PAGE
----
Elon Musk’s Surprising Goal: A Journey Following Economic Vision or Social Dream Fulfillment?

Elon Musk’s journey towards acquiring Twitter began long before Musk started purchasing the company’s stocks.

In March 2017, he acquired the domain X.com, and although the exact purchase price was not officially disclosed, estimates ranged between 6 to 10 million dollars. Shortly after the purchase, he tweeted and said, “Thanks to PayPal for allowing me to buy back X.com.” He made it clear that he had no business plan regarding the domain; rather, it was a sentimental value.

But even then, it was clear to everyone that Musk was thinking ahead. He finished his journey with PayPal with 165 million dollars, which enabled him to found SpaceX in 2002 and join Tesla in 2004 with a small investment of around 6.5 million dollars. His investments, business acumen, and the way Musk led SpaceX and Tesla made him the richest person in the world by the end of 2021, with an estimated net worth of 320 billion dollars, allowing him to start fulfilling his grand vision – “the super app.”

He drew great inspiration from the Chinese technology giant WeChat, which allows managing various aspects of life within a super app, such as messaging, money transfers, navigation tools, and restaurant reservations. In 2020, President Donald Trump ordered the ban of the Chinese app in the United States, and subsequently, it was banned in other Western countries due to concerns about data collection by the Chinese government.

Musk identified the significant opportunity and connected it to his personal vision. To realize the vision, he needed a social platform with hundreds of millions of users, and Twitter fit the bill perfectly. In January 2022, Musk began buying Twitter, and by April of the same year, he became the largest shareholder in the company with a 9.1% ownership stake.

As the story unfolded, he offered to acquire the remaining shares and take over for $44 billion. Twitter’s board responded with a “poison pill” strategy – distributing shares to all shareholders except the acquirer. Eventually, the company’s board agreed to his offer, but for Musk, the business environment changed, the markets declined sharply, and his personal wealth plummeted by 48% in less than a year.

In May 2022, Musk tweeted that the deal was “frozen,” and he was waiting for more information from the company. At one point, he tried to withdraw from the mega-deal, but ultimately, the court in Delaware left him with few options, and the deal was sealed. Many argued then and still argue today that it was a failed deal, with an inflated price, and at this point, Twitter is valued at about $20 billion, reflecting a 55% drop from the deal price.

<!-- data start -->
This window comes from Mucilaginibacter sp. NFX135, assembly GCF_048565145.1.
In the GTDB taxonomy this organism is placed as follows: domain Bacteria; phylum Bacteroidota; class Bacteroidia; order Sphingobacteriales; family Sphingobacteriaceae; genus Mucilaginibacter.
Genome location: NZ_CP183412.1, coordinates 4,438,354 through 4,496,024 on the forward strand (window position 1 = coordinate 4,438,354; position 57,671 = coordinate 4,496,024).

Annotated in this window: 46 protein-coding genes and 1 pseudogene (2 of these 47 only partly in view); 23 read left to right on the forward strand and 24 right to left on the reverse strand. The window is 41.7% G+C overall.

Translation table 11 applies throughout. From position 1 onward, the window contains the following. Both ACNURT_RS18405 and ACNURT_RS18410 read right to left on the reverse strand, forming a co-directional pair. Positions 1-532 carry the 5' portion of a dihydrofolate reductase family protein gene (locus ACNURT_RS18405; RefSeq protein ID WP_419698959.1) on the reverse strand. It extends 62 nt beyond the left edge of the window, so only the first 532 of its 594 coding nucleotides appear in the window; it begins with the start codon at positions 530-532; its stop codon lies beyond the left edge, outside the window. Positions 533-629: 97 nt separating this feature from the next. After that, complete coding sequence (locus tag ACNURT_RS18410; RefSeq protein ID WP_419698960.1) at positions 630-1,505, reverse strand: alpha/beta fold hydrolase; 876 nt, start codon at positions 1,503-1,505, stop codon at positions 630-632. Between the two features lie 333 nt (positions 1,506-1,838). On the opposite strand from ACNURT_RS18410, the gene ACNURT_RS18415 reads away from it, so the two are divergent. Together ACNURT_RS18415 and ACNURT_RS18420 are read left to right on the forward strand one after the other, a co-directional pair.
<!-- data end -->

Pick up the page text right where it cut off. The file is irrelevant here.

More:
Did Musk fail in the Twitter deal? It’s too early to make statements, but one thing is certain; one cannot bet against Elon Musk. He has repeatedly proven that he is made of a different material. On the one hand, he has a fan base that will recount his genius and cunning, and on the other hand, others will describe him as an emotionally deficient person, suffering from grandiosity.

But his personal capabilities cannot be disputed; he founded SpaceX and amazed NASA and the world. He led Tesla, which was on the brink of collapse, to become the largest car company in the world, reaching a market value of a trillion dollars. Twenty years ago, he identified the enormous potential in online payments with PayPal. X (formerly Twitter) could become a great success, a financial services powerhouse – a digital bank.

The world is heading there, and evidence can be seen in the deal Warren Buffet made when he acquired 9.73% of Ally Financial’s digital bank shares for $754 million in the second quarter of 2022.

Musk’s first financial step was with the Israeli brokerage company eToro, when he signed a cooperation agreement. The company provides online trading services to about 32 million users across Europe, the United States, and Asia, allowing trading in securities and cryptocurrencies. In March of this year, Musk said he was exploring the possibility of acquiring Silicon Valley Bank and turning it into a digital bank, a deal that never materialized, but the intention was crystal clear.

Musk wants to turn X into a leading financial powerhouse; he has the resources and the technological capabilities. Digital banking is the future of traditional banking. It can be said that the revolution is in its infancy, perhaps in the same stage that the automotive industry was when Musk revolutionized it with Tesla. In the world of investments, time matters greatly. Give him time to prove once again that he can change the world.